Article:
• innodb_flush_neighbors should be 0 since 1 is a cheat geared toward sequential operations
  • innodb_read_ahead_threshold, normally set to 56, this means when 56 pages of an extent have been scanned, the next extent is read sequentially ahead of time. To be really useful, the next extent should be read before the remaining 8 pages of the current extent are read. Since sequential operations are slower, maybe this value should be lowered a little. The drawback is an increased possibility of a read ahead without use.
  • innodb_random_read_ahead is a wilder setting, it would be a good idea to experiment with this for your workload

There are likely to be other affected settings.

Review of the test procedure

Just to refresh memories, I am using two datasets for the basic benchmarks. The first, Wikipedia, consists in about 1B rows of Wikipedia access logs. It is moderately compressible. The second dataset, o1543, is from the defunct Percona cloud tool project. It has only 77M rows but they are much wider with 134 columns. The o1543 dataset is highly compressible.

On these two datasets, the following steps were executed:

  1. insert the rows: record time, final size and amount of data written
  2. large range select, record the time
  3. 20k updates, record the time to and total bytes written

Results

Final sizes

Figure 3, Innodb transparent page compression final sizes

One of the most critical metrics with compression is the final dataset size, as shown in figure 3. The possibility to use larger InnoDB pages is a big thing with transparent page compression. Larger pages allow for more repetitive patterns to be present within a page, and that improves the compression ratio. Results using page sizes of 16KB, 32KB and 64KB are shown. The uncompressed results are used as references, transparent compression (TC) using Lz4 and Zlib are the actual compressed datasets. First, we see that larger page sizes barely affect the size of the uncompressed dataset (I16, I32 and I64). Since the datasets were inserted in primary key order, the only possible impact is the filling factor of the pages. When InnoDB fills a page in PK order, even when the innodb_fill_factor is set to 100, it always leaves 1KB free per 16KB. With an amount of free space that scales with the page size, the final size doesn’t change much.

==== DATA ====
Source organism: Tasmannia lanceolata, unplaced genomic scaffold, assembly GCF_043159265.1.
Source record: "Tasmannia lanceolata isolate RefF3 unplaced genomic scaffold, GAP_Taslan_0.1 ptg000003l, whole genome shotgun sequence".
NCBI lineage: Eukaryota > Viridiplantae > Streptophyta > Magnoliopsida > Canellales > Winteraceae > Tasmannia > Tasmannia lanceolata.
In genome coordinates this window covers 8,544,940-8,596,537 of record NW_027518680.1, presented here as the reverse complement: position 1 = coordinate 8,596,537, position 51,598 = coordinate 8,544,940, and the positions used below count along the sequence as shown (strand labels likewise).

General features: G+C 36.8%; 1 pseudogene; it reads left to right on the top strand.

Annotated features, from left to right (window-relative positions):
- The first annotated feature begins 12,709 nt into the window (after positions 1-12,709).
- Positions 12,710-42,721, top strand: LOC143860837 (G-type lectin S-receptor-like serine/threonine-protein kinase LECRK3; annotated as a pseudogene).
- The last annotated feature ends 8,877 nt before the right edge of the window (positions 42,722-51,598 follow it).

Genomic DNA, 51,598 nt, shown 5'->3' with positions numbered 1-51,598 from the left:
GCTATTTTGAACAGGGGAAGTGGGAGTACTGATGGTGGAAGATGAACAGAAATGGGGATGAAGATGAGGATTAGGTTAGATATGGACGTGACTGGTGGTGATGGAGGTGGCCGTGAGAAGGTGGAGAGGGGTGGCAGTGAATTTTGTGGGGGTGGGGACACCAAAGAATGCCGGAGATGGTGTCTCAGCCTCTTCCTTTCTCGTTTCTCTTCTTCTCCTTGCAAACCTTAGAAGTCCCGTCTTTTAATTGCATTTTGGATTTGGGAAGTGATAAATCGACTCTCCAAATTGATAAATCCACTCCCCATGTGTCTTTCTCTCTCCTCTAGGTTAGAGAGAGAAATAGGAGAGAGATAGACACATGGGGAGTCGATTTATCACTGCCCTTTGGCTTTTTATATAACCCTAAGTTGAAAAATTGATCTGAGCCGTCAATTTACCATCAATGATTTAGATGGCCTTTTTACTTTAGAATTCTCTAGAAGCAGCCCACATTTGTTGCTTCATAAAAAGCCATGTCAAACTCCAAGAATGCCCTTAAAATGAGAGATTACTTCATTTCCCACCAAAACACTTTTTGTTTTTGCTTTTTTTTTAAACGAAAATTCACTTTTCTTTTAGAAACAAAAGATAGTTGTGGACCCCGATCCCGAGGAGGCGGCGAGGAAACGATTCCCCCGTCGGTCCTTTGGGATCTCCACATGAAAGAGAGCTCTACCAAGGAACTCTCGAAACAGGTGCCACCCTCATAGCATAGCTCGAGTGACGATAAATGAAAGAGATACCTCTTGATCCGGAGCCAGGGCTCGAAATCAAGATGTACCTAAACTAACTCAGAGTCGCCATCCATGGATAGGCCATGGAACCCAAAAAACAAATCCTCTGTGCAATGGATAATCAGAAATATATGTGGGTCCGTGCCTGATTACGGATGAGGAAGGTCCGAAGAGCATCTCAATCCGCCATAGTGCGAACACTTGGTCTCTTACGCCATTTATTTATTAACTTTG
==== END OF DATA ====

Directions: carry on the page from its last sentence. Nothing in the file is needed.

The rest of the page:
The impacts of larger page sizes on the compression ratio are important. The most drastic example is with the o1543 dataset and Zlib compression. While with a 16KB page, the compression ratio was already decent, at 3.65, it grows to an amazing 8.7 (I16/I64TCZlib) with pages of 64KB. Larger page sizes have also a positive impact on the compression ratio of the Wikipedia dataset. The original compression ratio with Zlib and 16KB pages is 2.4 and it grows to 3.4 with 64KB pages. Datasets compressed with Lz4 behave similarly to the Zlib ones but the compression ratio are slightly lower.

Overall, the I64TCZlib results for the Wikipedia dataset is the most compressed form we have so far. For the o1543 dataset, the MyISAMPacked compressed size is still slightly smaller but is read-only.